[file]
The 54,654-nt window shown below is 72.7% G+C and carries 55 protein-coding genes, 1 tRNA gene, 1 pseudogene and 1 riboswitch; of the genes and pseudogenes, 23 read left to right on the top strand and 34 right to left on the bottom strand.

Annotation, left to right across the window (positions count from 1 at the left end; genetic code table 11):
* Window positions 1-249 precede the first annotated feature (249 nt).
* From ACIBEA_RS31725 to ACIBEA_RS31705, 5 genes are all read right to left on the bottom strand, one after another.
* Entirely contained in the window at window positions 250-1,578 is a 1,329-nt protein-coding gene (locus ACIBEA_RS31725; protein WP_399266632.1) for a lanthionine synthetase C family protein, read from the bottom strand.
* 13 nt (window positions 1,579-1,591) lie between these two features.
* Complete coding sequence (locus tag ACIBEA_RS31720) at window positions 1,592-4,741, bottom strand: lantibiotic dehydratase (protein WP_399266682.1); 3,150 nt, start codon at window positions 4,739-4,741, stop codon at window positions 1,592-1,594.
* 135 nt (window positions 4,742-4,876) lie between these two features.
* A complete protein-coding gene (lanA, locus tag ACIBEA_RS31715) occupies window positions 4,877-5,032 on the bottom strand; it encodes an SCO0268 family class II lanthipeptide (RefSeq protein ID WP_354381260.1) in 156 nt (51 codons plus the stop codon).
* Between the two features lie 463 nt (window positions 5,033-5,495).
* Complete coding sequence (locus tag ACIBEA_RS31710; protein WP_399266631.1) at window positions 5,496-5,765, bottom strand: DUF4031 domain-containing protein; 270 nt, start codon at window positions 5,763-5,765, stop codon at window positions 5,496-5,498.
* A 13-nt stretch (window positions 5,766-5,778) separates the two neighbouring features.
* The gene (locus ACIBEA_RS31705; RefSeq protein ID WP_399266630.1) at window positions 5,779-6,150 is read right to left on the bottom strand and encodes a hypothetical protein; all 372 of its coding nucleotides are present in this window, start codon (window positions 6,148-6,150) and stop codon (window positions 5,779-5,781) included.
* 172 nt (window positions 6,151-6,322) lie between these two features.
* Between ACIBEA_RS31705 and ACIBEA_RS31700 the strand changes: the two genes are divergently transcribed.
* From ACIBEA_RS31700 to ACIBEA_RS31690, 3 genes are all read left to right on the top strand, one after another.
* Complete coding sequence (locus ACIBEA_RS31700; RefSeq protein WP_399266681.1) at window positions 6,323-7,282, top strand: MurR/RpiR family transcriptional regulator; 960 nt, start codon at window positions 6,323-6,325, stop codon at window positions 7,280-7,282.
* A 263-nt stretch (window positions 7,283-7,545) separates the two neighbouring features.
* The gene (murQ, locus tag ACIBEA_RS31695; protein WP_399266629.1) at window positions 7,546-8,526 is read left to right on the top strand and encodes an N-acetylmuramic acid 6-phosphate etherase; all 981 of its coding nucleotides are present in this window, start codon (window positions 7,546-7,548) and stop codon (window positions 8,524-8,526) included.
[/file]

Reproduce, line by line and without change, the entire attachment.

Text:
The 54,654-nt window shown below is 72.7% G+C and carries 55 protein-coding genes, 1 tRNA gene, 1 pseudogene and 1 riboswitch; of the genes and pseudogenes, 23 read left to right on the top strand and 34 right to left on the bottom strand.

Annotation, left to right across the window (positions count from 1 at the left end; genetic code table 11):
* Window positions 1-249 precede the first annotated feature (249 nt).
* From ACIBEA_RS31725 to ACIBEA_RS31705, 5 genes are all read right to left on the bottom strand, one after another.
* Entirely contained in the window at window positions 250-1,578 is a 1,329-nt protein-coding gene (locus ACIBEA_RS31725; protein WP_399266632.1) for a lanthionine synthetase C family protein, read from the bottom strand.
* 13 nt (window positions 1,579-1,591) lie between these two features.
* Complete coding sequence (locus tag ACIBEA_RS31720) at window positions 1,592-4,741, bottom strand: lantibiotic dehydratase (protein WP_399266682.1); 3,150 nt, start codon at window positions 4,739-4,741, stop codon at window positions 1,592-1,594.
* 135 nt (window positions 4,742-4,876) lie between these two features.
* A complete protein-coding gene (lanA, locus tag ACIBEA_RS31715) occupies window positions 4,877-5,032 on the bottom strand; it encodes an SCO0268 family class II lanthipeptide (RefSeq protein ID WP_354381260.1) in 156 nt (51 codons plus the stop codon).
* Between the two features lie 463 nt (window positions 5,033-5,495).
* Complete coding sequence (locus tag ACIBEA_RS31710; protein WP_399266631.1) at window positions 5,496-5,765, bottom strand: DUF4031 domain-containing protein; 270 nt, start codon at window positions 5,763-5,765, stop codon at window positions 5,496-5,498.
* A 13-nt stretch (window positions 5,766-5,778) separates the two neighbouring features.
* The gene (locus ACIBEA_RS31705; RefSeq protein ID WP_399266630.1) at window positions 5,779-6,150 is read right to left on the bottom strand and encodes a hypothetical protein; all 372 of its coding nucleotides are present in this window, start codon (window positions 6,148-6,150) and stop codon (window positions 5,779-5,781) included.
* 172 nt (window positions 6,151-6,322) lie between these two features.
* Between ACIBEA_RS31705 and ACIBEA_RS31700 the strand changes: the two genes are divergently transcribed.
* From ACIBEA_RS31700 to ACIBEA_RS31690, 3 genes are all read left to right on the top strand, one after another.
* Complete coding sequence (locus ACIBEA_RS31700; RefSeq protein WP_399266681.1) at window positions 6,323-7,282, top strand: MurR/RpiR family transcriptional regulator; 960 nt, start codon at window positions 6,323-6,325, stop codon at window positions 7,280-7,282.
* A 263-nt stretch (window positions 7,283-7,545) separates the two neighbouring features.
* The gene (murQ, locus tag ACIBEA_RS31695; protein WP_399266629.1) at window positions 7,546-8,526 is read left to right on the top strand and encodes an N-acetylmuramic acid 6-phosphate etherase; all 981 of its coding nucleotides are present in this window, start codon (window positions 7,546-7,548) and stop codon (window positions 8,524-8,526) included.